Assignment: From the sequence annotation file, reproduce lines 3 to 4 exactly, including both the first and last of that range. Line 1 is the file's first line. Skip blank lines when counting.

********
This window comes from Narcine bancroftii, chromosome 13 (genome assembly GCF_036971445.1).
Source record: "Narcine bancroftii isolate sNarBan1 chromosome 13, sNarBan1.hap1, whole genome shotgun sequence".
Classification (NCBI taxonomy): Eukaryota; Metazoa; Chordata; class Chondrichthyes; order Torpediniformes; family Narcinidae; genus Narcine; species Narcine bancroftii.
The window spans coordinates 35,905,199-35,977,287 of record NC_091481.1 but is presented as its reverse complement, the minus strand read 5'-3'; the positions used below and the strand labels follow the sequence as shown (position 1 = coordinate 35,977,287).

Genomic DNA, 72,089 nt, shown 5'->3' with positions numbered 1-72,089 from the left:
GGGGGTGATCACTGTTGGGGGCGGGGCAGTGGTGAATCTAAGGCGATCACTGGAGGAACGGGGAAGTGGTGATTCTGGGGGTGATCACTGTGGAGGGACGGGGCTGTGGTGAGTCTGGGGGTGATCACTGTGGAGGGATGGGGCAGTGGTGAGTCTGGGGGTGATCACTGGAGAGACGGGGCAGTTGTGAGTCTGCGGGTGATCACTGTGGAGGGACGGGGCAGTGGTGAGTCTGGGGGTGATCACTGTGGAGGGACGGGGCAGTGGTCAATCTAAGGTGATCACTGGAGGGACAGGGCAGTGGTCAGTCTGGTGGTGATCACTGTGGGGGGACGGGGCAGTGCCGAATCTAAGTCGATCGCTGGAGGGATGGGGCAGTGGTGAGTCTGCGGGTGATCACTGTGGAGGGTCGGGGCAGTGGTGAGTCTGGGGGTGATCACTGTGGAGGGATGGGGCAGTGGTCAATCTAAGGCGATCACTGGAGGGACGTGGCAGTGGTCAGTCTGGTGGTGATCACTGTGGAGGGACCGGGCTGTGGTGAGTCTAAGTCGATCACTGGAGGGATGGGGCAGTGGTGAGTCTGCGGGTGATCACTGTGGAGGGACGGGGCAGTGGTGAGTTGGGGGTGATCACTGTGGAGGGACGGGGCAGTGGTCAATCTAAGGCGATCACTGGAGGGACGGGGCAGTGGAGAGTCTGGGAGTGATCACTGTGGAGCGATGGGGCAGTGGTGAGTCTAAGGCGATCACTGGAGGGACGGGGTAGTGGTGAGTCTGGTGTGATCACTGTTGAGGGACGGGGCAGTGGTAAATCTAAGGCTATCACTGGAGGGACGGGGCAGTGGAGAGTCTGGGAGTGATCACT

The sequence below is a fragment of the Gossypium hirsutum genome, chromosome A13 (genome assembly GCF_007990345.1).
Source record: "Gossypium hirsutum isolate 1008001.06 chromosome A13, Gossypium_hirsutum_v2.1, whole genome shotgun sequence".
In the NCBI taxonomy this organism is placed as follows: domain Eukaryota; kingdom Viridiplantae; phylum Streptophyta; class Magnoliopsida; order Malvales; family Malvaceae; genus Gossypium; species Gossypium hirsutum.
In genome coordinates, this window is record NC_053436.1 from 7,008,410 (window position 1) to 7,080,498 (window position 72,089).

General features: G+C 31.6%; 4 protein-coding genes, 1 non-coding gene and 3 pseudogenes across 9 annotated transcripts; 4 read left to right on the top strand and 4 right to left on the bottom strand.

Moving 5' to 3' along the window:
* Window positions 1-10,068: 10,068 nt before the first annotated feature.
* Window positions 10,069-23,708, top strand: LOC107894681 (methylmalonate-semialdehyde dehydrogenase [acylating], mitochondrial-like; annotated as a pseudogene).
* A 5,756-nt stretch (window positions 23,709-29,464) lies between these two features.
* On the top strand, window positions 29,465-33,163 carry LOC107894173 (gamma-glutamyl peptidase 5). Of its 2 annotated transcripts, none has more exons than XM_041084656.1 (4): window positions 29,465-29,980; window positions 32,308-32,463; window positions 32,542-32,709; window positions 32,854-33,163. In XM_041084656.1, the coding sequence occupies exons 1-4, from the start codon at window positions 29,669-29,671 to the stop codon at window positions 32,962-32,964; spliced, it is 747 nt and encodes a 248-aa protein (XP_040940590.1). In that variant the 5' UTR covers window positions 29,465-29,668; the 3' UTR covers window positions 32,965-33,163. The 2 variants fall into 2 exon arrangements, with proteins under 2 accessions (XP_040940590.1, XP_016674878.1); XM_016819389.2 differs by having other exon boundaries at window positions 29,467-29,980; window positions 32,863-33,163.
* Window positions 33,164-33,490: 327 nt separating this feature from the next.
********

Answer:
Classification (NCBI taxonomy): Eukaryota; Metazoa; Chordata; class Chondrichthyes; order Torpediniformes; family Narcinidae; genus Narcine; species Narcine bancroftii.
The window spans coordinates 35,905,199-35,977,287 of record NC_091481.1 but is presented as its reverse complement, the minus strand read 5'-3'; the positions used below and the strand labels follow the sequence as shown (position 1 = coordinate 35,977,287).